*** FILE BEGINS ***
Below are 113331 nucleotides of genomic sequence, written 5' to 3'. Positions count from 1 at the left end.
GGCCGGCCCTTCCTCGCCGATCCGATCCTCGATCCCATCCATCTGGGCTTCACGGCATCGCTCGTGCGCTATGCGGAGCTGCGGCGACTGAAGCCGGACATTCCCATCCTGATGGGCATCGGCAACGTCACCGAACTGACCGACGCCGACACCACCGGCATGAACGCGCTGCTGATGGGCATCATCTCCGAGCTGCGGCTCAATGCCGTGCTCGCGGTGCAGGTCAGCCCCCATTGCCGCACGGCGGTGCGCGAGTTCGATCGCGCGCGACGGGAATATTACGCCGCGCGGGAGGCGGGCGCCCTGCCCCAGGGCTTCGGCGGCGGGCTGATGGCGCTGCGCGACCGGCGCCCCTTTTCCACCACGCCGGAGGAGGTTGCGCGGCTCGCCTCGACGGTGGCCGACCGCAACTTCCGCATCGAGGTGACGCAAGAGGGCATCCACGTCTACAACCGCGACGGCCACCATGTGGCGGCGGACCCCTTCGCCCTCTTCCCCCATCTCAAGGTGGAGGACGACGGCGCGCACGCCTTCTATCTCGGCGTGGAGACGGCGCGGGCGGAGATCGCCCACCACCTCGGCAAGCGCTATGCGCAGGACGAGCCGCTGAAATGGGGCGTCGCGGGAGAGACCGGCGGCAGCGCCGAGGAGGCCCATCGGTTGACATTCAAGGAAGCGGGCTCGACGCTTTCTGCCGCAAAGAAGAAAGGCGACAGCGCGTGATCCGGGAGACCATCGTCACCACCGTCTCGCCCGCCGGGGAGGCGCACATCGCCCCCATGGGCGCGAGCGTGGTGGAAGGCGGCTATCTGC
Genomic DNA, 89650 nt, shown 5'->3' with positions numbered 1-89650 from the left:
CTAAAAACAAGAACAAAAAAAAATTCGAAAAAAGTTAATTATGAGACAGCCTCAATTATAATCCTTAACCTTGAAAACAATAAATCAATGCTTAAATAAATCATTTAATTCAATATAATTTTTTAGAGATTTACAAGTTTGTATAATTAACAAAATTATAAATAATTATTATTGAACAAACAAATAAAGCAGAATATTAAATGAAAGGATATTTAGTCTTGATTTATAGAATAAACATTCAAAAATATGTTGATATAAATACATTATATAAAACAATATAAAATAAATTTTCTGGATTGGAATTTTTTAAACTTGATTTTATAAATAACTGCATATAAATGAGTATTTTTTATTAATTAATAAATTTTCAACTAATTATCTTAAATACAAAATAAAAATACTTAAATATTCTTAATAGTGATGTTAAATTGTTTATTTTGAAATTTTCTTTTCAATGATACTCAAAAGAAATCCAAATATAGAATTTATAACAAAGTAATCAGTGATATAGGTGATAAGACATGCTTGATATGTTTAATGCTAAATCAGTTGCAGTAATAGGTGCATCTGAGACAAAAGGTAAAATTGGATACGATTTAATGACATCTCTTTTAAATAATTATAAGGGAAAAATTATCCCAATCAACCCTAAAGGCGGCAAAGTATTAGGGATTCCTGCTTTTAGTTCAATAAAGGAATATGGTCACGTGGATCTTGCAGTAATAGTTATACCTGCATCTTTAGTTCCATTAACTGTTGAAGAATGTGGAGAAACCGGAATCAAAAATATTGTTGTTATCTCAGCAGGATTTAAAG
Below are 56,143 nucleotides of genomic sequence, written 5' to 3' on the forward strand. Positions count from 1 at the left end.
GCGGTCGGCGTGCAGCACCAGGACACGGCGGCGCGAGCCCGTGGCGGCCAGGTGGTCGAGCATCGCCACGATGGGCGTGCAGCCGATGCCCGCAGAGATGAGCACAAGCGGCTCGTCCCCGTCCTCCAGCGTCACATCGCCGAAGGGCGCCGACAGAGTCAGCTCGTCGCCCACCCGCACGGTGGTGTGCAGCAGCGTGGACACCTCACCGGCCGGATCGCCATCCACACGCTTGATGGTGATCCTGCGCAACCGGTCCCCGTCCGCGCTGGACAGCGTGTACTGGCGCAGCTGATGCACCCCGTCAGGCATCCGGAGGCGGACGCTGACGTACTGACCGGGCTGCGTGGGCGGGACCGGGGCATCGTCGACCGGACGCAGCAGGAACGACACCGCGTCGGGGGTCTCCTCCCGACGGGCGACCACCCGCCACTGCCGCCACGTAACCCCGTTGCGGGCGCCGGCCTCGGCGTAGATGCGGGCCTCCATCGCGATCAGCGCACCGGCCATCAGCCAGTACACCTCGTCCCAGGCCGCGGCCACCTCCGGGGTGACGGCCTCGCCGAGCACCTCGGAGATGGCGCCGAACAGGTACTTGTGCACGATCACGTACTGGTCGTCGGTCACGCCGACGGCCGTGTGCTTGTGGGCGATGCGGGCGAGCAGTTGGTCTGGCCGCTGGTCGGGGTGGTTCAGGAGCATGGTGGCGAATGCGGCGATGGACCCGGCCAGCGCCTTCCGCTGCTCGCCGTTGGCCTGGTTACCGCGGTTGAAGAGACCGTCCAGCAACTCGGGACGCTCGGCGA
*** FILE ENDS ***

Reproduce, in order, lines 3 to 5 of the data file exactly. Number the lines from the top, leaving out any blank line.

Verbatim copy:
Genomic DNA, 89650 nt, shown 5'->3' with positions numbered 1-89650 from the left:
CTAAAAACAAGAACAAAAAAAAATTCGAAAAAAGTTAATTATGAGACAGCCTCAATTATAATCCTTAACCTTGAAAACAATAAATCAATGCTTAAATAAATCATTTAATTCAATATAATTTTTTAGAGATTTACAAGTTTGTATAATTAACAAAATTATAAATAATTATTATTGAACAAACAAATAAAGCAGAATATTAAATGAAAGGATATTTAGTCTTGATTTATAGAATAAACATTCAAAAATATGTTGATATAAATACATTATATAAAACAATATAAAATAAATTTTCTGGATTGGAATTTTTTAAACTTGATTTTATAAATAACTGCATATAAATGAGTATTTTTTATTAATTAATAAATTTTCAACTAATTATCTTAAATACAAAATAAAAATACTTAAATATTCTTAATAGTGATGTTAAATTGTTTATTTTGAAATTTTCTTTTCAATGATACTCAAAAGAAATCCAAATATAGAATTTATAACAAAGTAATCAGTGATATAGGTGATAAGACATGCTTGATATGTTTAATGCTAAATCAGTTGCAGTAATAGGTGCATCTGAGACAAAAGGTAAAATTGGATACGATTTAATGACATCTCTTTTAAATAATTATAAGGGAAAAATTATCCCAATCAACCCTAAAGGCGGCAAAGTATTAGGGATTCCTGCTTTTAGTTCAATAAAGGAATATGGTCACGTGGATCTTGCAGTAATAGTTATACCTGCATCTTTAGTTCCATTAACTGTTGAAGAATGTGGAGAAACCGGAATCAAAAATATTGTTGTTATCTCAGCAGGATTTAAAG
Below are 56,143 nucleotides of genomic sequence, written 5' to 3' on the forward strand. Positions count from 1 at the left end.